Transition from pasture to native forest land-use along stream continua: Effects on stream ecosystems and implications for restoration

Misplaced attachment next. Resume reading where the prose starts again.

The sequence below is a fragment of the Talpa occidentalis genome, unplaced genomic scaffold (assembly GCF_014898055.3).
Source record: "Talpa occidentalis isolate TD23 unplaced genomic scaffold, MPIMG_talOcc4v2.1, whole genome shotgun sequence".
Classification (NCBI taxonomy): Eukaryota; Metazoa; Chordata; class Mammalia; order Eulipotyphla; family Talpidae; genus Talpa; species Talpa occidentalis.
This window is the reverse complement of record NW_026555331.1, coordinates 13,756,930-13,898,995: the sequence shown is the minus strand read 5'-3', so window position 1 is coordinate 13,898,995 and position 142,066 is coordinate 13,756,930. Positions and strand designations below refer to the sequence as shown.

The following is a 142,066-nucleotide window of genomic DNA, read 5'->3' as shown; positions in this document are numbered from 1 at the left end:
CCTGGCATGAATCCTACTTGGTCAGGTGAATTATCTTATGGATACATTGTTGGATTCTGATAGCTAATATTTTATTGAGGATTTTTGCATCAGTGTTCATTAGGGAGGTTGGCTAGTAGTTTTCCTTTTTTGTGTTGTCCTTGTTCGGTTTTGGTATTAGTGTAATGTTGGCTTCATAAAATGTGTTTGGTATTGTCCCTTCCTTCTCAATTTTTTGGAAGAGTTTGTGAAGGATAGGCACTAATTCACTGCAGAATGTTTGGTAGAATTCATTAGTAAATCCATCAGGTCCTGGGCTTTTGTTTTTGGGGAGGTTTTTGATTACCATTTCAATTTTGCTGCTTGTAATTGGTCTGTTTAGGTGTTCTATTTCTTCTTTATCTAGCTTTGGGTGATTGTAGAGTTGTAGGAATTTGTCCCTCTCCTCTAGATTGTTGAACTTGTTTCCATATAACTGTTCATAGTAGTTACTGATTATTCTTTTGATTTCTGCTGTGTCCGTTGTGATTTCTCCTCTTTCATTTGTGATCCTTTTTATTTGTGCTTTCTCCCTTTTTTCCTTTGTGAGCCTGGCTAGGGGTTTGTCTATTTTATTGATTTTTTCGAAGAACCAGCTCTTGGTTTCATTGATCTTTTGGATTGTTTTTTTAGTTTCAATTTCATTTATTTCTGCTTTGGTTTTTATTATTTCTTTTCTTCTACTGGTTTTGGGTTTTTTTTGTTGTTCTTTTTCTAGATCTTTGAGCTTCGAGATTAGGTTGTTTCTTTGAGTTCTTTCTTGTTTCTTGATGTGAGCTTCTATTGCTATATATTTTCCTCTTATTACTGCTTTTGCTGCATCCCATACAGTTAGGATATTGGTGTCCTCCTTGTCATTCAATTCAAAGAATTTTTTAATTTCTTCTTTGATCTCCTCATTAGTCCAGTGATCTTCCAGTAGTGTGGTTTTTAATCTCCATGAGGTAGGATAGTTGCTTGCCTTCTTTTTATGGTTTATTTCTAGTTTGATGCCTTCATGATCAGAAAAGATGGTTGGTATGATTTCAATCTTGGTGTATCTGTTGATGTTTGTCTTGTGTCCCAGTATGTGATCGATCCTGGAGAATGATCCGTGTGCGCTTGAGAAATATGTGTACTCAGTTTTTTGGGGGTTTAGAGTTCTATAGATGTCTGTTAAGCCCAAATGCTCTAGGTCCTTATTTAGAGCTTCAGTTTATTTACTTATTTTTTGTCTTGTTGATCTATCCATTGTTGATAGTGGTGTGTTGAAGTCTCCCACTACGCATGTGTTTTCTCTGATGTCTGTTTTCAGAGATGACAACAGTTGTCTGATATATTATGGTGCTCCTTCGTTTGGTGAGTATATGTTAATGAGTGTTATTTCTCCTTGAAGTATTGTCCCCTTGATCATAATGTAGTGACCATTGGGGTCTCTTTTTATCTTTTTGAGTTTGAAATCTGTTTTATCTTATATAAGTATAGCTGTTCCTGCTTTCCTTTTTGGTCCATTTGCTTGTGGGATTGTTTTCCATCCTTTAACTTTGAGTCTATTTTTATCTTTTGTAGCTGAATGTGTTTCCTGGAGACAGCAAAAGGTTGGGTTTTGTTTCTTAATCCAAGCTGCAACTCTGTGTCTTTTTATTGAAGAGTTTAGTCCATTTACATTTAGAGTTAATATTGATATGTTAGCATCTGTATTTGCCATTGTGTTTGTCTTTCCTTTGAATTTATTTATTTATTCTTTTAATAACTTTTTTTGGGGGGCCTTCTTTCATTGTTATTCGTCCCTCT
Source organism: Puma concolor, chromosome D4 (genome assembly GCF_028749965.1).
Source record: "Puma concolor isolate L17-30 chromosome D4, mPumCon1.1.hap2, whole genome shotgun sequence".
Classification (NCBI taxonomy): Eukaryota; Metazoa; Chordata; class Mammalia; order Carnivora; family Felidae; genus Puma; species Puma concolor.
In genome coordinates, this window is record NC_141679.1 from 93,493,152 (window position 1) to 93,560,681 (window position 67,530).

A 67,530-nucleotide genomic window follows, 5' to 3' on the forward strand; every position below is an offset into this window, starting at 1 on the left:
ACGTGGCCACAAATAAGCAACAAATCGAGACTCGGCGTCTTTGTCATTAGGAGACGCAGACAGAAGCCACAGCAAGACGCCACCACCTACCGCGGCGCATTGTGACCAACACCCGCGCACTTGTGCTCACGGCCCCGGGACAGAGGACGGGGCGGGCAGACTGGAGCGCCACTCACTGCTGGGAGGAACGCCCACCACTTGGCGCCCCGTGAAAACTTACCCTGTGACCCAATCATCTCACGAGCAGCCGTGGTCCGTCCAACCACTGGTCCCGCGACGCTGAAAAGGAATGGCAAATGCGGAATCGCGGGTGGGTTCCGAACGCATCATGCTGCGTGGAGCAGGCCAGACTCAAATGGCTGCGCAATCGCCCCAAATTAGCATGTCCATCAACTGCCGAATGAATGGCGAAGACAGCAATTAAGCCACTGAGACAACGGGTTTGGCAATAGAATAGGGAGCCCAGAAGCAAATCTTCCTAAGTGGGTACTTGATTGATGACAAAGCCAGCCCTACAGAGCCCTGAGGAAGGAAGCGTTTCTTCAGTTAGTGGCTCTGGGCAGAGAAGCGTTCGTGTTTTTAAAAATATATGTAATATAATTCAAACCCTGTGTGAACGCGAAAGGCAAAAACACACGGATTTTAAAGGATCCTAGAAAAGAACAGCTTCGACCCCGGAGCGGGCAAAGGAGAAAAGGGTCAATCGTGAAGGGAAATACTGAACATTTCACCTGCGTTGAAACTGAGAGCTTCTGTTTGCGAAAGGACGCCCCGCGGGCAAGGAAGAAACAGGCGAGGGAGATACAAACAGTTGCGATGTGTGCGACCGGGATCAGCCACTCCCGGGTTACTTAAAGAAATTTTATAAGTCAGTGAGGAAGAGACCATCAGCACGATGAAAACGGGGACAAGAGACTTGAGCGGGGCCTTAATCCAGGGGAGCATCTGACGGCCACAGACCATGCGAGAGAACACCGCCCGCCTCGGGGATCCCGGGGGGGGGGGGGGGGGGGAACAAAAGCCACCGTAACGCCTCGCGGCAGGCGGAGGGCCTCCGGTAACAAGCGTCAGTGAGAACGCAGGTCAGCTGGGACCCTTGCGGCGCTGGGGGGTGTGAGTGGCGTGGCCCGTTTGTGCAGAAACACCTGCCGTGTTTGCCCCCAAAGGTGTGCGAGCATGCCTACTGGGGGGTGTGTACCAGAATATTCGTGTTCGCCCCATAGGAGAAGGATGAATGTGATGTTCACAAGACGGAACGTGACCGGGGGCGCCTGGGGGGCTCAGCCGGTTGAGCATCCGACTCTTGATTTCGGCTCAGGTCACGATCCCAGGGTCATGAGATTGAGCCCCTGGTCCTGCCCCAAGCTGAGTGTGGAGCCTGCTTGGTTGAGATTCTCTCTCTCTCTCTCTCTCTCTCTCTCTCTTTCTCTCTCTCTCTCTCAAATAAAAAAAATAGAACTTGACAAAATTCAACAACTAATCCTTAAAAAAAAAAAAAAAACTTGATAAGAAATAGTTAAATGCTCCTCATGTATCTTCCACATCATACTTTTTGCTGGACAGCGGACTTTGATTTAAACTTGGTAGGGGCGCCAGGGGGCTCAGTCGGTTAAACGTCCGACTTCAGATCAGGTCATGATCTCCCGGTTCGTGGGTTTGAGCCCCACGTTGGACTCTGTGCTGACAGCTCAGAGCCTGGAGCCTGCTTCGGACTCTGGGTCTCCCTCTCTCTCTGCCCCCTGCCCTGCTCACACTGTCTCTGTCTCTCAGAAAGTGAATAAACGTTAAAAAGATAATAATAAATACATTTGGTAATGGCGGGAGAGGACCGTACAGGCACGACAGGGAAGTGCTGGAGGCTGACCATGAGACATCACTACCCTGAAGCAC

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Three first-order, hill country, pasture streams in Waikato, New Zealand, were chosen to investigate the effects of patches of late-succession indigenous riparian forest on water quality, epilithon, stream morphology, and aquatic macro-invertebrates. Sites were situated in open pasture and at two distances (c. 50 and 300 m) into a forest remnant on each stream. Shade, channel width, and epilithon biomass were restored to conditions similar to a native forest control site within 300 m of the streams entering the native forest remnants, whereas water chemistry and levels of surficial fine sediment changed more slowly. Invertebrate community composition showed shifts towards the native forest condition just 50 m into the forest remnants, and full recovery had occurred within 300 m. Results from this study suggest that discontinuous restoration of riparian margins could mitigate some changes associated with pastoral land use, but sediment and water quality problems may not be solved.
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